I’m writing today with a couple major FlightAware announcements.
First, we’re proud to announce that based on number of flight tracking results served to web users, FlightAware is now the most popular flight tracking service on the Internet. Beyond our interesting results, attractive maps, and enticing links to further tracking queries the primary reason for this amazing growth (after just two months of public beta) is the amazing outgrowth of support and enthusiasm from our users and members. FlightAware’s growth has been almost exclusively the result of word of mouth and as a result we’ve been enjoying traffic growth at the rate of 20% a day. We marvel at the response that’s bringing tens of thousands of unique users every day with hundreds of new member registrations daily (roughly one new registered member every 5 minutes). It’s exciting to have such phenomenal growth, although in providing technology that’s superior to other comparable Internet applications with none of the cost it’s hard to imagine how FlightAware wouldn’t be number one.
Second, as many users have likely noticed, the “Beta” notice next to FlightAware’s name was removed this evening. Although there is still plenty of work to do, we feel that we’ve resolved all the outstanding issues that stood in the way of a non-beta launch. We’ve also scaled our infrastructure with additional hardware and networking investments so that we can to continue to support our growth rate. Those of you that have been following the “Announcements” area on the discussion board or contributing to the other forums have been aware of all our progress. Your feedback and enthusiasm have led directly to the rapid rate of improvement. Please rest assured that this doesn’t mean there will be any decrease in the level of development energy that FlightAware users have come to expect – In fact, with less focus on the core infrastructure our development team can shift focus towards new and innovative FlightAware applications. The road map for FlightAware’s future products and services is incredible and you can rest assured that we’ll continue to change how people think about flight tracking.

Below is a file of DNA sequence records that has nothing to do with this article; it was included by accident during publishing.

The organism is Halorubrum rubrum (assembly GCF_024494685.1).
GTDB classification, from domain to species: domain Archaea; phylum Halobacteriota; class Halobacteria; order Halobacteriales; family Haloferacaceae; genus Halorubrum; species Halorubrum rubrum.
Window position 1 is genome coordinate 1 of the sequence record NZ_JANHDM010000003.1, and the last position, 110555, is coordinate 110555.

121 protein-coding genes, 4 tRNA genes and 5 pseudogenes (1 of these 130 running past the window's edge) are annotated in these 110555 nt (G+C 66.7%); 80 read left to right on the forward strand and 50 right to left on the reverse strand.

Of course, in addition to the incredible user support, the success of FlightAware’s web site is largely due to our entire development team, operations staff, and especially our lead product managers, Karl Lehenbauer and David McNett as well as quality assurance director, Mark Duell.
Everything you knew about flight tracking has been changed by FlightAware, the Internet’s most popular flight tracker. Thanks for your continued support.